Seemingly concerned that I am going soft on Sanders, and perhaps soft in the head as well, a friend has shared an op-ed in the Financial Times: Janan Ganesh, Democrats are targeting the riches of the 1 percent. (Sorry, I don’t have a link.)
The burden of Mr. Ganesh’s argument is that—contrary to what you may think you are hearing—Bernie does not in fact want to drive America toward the type of political economy prevalent in Denmark and other European democratic socialist countries. That’s because Bernie says he plans only to tax the very, very rich, all the while giving a pass to those who are just very affluent, those who live in “the handsome suburbs around Tampa.” In Europe, he allows, they finance their social safety net by placing heavy taxes on the upper middle class as well as the very rich. But Bernie’s “appeal is less to Nordic universalism and solidarity than to the noblesse oblige of a remote overclass who will not miss the money.”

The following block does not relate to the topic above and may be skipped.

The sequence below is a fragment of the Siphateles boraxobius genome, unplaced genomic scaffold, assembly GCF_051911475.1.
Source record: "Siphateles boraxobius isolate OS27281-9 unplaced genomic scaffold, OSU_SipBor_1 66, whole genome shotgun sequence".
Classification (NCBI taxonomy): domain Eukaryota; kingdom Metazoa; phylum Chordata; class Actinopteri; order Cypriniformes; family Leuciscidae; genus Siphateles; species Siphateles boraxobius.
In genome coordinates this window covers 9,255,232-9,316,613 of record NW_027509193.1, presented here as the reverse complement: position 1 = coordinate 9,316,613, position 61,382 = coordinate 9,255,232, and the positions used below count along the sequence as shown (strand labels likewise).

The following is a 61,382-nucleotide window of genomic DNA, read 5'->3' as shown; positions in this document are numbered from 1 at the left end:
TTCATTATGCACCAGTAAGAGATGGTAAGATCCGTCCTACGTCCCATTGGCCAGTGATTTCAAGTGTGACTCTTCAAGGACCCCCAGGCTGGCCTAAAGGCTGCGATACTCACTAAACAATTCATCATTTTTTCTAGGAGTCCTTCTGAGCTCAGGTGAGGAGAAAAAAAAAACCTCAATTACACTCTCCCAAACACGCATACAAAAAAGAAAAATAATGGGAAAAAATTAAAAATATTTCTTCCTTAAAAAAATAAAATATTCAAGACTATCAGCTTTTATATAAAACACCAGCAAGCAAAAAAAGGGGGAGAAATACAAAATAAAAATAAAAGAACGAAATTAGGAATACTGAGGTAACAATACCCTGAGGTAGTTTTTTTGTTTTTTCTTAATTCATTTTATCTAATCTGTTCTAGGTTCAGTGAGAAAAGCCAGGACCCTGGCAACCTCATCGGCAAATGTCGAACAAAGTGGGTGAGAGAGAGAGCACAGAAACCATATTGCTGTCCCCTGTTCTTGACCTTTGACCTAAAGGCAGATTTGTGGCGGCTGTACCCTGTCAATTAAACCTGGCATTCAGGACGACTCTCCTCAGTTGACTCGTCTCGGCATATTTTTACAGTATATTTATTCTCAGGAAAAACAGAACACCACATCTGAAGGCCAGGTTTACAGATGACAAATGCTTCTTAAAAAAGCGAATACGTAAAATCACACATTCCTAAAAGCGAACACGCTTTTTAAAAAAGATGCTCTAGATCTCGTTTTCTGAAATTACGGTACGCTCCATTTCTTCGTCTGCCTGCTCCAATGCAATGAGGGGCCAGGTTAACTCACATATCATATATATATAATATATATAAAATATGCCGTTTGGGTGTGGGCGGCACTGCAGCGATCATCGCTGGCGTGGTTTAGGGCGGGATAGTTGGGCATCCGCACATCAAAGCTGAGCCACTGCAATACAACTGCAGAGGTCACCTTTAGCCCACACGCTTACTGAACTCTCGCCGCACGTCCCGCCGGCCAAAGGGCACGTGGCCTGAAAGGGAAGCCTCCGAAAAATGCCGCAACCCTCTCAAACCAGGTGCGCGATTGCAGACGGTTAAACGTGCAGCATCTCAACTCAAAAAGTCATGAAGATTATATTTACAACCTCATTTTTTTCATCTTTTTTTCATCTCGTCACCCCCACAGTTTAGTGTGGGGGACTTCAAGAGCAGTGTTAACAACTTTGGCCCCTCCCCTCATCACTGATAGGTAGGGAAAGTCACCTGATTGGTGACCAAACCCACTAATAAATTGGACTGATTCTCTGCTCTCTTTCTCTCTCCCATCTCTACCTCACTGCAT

Ganesh seems to think—though he doesn’t fully develop his argument—that Bernie’s plans to finance his socialist paradise are unethical and dishonest, that affluent folks will see through them, and that they will be driven into the arms of Trump. He concludes, “And so even the most leftwing bunch in decades proposes a social democracy that is not very social, nor all that democratic, and as European as the Eiffel Tower that disfigures the Vegas Strip.”
I shall not dispute the accuracy or the cleverness of Mr. Ganesh’s observations. The point I have been making recently is quite different: it is that, whatever downsides you see in Bernie Sanders—and let us stipulate, for the sake of the discussion, that these faults and downsides are as numerous as the sands of the sea—Bernie appears to be the one viable candidate who has grasped what may be the one most important thing to a vast part of our population: that vast and growing inequality is making their lives a misery.
Bernie sees the elephant in the room. Bernie is willing to talk about the elephant in the room, not just the color of the wallpaper or the design of the chairs.
Robert Reich makes more or less the same point in a recent op-ed:
My estimation of Mr. Reich’s wisdom and perspicacity has greatly increased, due to the fact that he and I seem to think along the same lines.
And, BTW, if you still think that “Bernie can’t win,” you may wish to check out